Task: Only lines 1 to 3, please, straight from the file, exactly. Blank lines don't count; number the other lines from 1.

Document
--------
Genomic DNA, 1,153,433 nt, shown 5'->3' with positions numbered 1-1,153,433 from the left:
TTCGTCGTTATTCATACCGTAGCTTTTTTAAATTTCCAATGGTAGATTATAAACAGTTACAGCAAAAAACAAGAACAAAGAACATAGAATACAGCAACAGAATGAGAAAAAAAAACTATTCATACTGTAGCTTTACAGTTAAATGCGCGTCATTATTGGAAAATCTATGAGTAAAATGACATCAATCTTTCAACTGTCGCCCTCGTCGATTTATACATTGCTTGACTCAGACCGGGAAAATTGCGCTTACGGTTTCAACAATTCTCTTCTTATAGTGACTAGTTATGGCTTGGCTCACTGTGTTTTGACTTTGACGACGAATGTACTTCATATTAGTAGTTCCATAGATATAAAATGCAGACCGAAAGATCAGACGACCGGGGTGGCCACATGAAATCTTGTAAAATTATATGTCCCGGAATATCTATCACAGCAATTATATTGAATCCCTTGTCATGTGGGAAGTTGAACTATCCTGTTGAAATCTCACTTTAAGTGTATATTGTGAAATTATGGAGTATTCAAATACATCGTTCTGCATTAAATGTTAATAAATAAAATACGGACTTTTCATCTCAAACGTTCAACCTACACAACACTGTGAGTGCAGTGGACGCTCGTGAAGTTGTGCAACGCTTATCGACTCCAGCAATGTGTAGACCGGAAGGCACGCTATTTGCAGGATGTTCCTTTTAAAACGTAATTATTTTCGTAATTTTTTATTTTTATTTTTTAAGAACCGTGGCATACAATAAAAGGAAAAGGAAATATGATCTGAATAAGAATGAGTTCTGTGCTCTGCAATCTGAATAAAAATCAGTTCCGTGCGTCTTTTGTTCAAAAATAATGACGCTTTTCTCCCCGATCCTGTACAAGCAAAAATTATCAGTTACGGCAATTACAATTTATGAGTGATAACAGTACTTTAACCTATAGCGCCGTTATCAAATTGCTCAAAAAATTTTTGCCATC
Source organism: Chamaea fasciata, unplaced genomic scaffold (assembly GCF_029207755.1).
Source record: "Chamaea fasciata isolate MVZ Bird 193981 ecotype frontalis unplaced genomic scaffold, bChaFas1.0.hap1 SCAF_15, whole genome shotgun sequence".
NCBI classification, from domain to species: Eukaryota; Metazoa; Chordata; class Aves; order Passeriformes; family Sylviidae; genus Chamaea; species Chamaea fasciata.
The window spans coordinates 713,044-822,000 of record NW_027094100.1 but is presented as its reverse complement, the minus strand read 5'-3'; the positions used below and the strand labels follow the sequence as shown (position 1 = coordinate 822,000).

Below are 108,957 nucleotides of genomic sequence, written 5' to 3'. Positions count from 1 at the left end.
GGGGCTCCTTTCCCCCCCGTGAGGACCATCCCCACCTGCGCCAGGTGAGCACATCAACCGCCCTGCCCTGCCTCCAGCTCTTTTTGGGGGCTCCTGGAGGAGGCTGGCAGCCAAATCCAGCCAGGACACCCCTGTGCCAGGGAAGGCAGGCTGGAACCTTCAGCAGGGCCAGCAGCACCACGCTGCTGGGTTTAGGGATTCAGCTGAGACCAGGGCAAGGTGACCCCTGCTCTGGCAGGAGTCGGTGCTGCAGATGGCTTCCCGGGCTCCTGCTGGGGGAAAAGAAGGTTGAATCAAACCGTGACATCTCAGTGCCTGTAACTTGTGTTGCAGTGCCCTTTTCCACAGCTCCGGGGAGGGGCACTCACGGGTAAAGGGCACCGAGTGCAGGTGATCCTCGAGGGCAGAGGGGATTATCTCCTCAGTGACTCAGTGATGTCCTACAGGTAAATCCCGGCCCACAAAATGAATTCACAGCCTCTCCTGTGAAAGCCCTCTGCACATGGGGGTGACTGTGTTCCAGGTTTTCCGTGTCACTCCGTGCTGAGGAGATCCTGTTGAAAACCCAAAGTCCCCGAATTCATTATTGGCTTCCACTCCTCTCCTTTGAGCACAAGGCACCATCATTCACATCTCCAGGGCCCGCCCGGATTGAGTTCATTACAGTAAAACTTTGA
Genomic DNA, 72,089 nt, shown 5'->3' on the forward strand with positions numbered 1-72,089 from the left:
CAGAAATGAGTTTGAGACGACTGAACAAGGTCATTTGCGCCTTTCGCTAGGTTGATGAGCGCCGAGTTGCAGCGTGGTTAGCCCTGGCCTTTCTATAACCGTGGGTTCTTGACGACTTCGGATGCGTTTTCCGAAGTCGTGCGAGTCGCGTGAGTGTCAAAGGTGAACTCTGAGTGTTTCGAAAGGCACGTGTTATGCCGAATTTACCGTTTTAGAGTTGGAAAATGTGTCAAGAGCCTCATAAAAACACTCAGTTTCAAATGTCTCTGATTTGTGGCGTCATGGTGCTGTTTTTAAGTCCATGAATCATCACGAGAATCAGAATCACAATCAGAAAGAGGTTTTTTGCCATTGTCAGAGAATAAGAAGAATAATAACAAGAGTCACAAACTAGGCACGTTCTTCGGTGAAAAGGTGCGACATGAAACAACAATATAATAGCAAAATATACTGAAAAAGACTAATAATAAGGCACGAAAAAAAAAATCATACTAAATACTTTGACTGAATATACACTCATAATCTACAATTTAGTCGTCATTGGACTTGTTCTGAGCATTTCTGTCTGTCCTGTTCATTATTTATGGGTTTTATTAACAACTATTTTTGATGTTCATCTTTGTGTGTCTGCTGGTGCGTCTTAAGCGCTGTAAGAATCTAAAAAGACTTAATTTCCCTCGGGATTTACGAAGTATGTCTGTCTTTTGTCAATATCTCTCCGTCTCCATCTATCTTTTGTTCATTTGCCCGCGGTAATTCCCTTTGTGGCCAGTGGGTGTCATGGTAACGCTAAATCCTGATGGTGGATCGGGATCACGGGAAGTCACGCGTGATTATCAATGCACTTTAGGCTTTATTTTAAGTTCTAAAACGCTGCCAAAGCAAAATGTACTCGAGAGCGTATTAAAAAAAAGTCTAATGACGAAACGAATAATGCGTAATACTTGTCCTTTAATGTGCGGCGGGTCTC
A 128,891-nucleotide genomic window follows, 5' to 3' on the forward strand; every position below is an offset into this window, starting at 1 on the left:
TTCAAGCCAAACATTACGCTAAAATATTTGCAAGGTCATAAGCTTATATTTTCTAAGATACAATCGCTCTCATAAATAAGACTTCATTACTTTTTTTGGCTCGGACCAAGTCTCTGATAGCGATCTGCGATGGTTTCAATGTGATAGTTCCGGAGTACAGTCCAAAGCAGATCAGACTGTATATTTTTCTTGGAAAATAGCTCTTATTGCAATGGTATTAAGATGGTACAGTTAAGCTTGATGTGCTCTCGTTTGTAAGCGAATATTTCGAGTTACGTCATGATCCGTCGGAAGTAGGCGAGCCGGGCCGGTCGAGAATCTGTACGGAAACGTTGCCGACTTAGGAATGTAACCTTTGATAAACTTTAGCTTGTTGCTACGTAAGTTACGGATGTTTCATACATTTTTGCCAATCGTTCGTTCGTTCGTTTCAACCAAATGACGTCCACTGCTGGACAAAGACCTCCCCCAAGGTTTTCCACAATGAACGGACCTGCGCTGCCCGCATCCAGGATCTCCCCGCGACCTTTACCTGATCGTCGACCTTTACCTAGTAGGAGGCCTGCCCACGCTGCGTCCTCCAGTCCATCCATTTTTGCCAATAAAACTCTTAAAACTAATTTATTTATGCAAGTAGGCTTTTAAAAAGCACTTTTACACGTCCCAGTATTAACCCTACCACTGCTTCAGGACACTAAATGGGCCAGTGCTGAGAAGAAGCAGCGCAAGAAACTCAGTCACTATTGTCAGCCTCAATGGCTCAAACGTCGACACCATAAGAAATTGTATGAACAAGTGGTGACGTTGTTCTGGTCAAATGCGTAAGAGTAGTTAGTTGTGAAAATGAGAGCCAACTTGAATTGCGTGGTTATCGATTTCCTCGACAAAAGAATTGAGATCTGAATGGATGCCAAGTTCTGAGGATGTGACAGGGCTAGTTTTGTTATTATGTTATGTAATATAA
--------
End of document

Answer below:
Genomic DNA, 1,153,433 nt, shown 5'->3' with positions numbered 1-1,153,433 from the left:
TTCGTCGTTATTCATACCGTAGCTTTTTTAAATTTCCAATGGTAGATTATAAACAGTTACAGCAAAAAACAAGAACAAAGAACATAGAATACAGCAACAGAATGAGAAAAAAAAACTATTCATACTGTAGCTTTACAGTTAAATGCGCGTCATTATTGGAAAATCTATGAGTAAAATGACATCAATCTTTCAACTGTCGCCCTCGTCGATTTATACATTGCTTGACTCAGACCGGGAAAATTGCGCTTACGGTTTCAACAATTCTCTTCTTATAGTGACTAGTTATGGCTTGGCTCACTGTGTTTTGACTTTGACGACGAATGTACTTCATATTAGTAGTTCCATAGATATAAAATGCAGACCGAAAGATCAGACGACCGGGGTGGCCACATGAAATCTTGTAAAATTATATGTCCCGGAATATCTATCACAGCAATTATATTGAATCCCTTGTCATGTGGGAAGTTGAACTATCCTGTTGAAATCTCACTTTAAGTGTATATTGTGAAATTATGGAGTATTCAAATACATCGTTCTGCATTAAATGTTAATAAATAAAATACGGACTTTTCATCTCAAACGTTCAACCTACACAACACTGTGAGTGCAGTGGACGCTCGTGAAGTTGTGCAACGCTTATCGACTCCAGCAATGTGTAGACCGGAAGGCACGCTATTTGCAGGATGTTCCTTTTAAAACGTAATTATTTTCGTAATTTTTTATTTTTATTTTTTAAGAACCGTGGCATACAATAAAAGGAAAAGGAAATATGATCTGAATAAGAATGAGTTCTGTGCTCTGCAATCTGAATAAAAATCAGTTCCGTGCGTCTTTTGTTCAAAAATAATGACGCTTTTCTCCCCGATCCTGTACAAGCAAAAATTATCAGTTACGGCAATTACAATTTATGAGTGATAACAGTACTTTAACCTATAGCGCCGTTATCAAATTGCTCAAAAAATTTTTGCCATC
Source organism: Chamaea fasciata, unplaced genomic scaffold (assembly GCF_029207755.1).